An Illinois human rights advocacy group whose goal is to end "permanent punishments" for formerly incarcerated people in Illinois announced Tuesday they plan to launch a chapter in the Quad-Cities.
The Fully Free Campaign seeks to remove hundreds of legal barriers to housing, education and economic opportunity in Illinois for people who are returning to society after serving prison and jail sentences.
The campaign is partnering with Project Now to launch a Quad-Cities chapter. This is the eighth chapter formed since Fully Free launched statewide in June. The partnership was announced in a news conference Tuesday morning. After the conference, Project Now hosted the Fully Free board members and several community leaders at a luncheon in the Grace City Church in Rock Island.
Project Now's Executive Director Dwight Ford said the goals of Fully Free align exactly with the goals of Project Now, and he's excited to form the partnership.
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"We help move people up and out of poverty, and we have done that now for 53 years. There's a portion of that population that brings us together today. I refer to them as returning citizens. Men and women who were formerly incarcerated with felony convictions or with the association with incarceration that prevents them from opportunities of housing, education and economic wealth and expansion thereof. The truth is is that if we are serious about our mission, we could never overlook the men and women coming home from prison," Ford said.
At the luncheon, the Fully Free board members presented their coalition to a group of about 30 people representing several Quad-Cities organizations, including the Safer Foundation, Open Door, the American Job Center, the Quad-Cities Chamber of Commerce and Black Hawk College.
Each of the board members of Fully Free is a formerly incarcerated individual. Governing board chair Willette Benford said she believes it's important for policy makers to work with people who are directly impacted by the laws and regulations that are passed.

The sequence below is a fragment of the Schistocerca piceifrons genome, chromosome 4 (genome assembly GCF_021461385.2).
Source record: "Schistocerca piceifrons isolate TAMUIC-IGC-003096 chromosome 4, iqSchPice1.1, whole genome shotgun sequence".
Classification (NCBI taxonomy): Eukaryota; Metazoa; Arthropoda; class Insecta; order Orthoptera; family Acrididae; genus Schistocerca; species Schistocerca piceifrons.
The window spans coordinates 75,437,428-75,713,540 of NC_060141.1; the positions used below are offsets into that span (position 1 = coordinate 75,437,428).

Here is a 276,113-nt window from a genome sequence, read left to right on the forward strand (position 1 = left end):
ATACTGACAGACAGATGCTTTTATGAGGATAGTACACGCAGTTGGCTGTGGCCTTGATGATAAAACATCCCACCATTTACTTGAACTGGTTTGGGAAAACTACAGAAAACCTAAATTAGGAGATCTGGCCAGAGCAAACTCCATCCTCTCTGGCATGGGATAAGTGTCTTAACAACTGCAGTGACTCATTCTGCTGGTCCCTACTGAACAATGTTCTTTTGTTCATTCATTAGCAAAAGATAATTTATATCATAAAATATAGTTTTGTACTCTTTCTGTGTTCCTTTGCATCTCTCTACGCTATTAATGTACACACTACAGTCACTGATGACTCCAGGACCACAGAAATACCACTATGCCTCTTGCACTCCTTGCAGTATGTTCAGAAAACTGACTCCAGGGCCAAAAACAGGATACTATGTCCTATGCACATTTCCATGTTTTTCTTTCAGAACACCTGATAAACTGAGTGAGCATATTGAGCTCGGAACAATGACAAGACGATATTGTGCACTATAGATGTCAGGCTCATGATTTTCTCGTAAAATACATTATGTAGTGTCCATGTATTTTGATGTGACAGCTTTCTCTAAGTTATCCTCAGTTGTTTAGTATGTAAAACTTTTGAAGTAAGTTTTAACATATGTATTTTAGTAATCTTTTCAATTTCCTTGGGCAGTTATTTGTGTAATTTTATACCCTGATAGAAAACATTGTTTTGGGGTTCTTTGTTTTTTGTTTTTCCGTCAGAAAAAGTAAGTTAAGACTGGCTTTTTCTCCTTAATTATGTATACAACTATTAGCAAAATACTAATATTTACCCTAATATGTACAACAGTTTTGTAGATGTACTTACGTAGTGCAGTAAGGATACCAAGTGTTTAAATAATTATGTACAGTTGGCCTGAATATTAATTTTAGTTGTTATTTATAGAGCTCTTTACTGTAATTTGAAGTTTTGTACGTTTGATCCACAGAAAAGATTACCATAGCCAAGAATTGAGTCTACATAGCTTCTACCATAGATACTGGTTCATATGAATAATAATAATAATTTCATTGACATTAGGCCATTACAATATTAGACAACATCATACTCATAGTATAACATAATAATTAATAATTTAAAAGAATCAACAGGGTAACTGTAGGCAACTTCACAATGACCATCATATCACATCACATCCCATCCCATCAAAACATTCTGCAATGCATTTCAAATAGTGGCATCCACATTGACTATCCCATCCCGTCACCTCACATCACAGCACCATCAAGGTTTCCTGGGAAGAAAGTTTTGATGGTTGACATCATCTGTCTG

"No one tells our story better than us," Benford said during the luncheon Tuesday.
Benford said the coalition is working with a team of lawyers to go through all of the Illinois laws related to formerly incarcerated people and determine which ones are creating permanent punishments. She said after that analysis is complete, the group will determine which laws take priority and start working to pass legislation and overturn some of those statutes.
A news release about the new chapter states that Fully Free has already had two legislative wins with the signing of two bills into law in Illinois, one of which created uniform standards for the more than 100 public housing authorities across Illinois, creating more equitable background screening processes. The other law repealed the Temporary Assistance for Needy Families (TANF) Drug Felony Ban, which prohibited people with a record with drug-related convictions from accessing TANF.
“That’s what makes the Fully Free campaign unique, is that we’re actually taking time out to really analyze the Illinois statutes and look at how were these laws created? Why were they created?" said Fully Free Board Chair Marlon Chamberlain. "We’re halfway through our analysis, and once we complete that analysis, that’s going to really dictate the strategy that we use to introduce legislation.”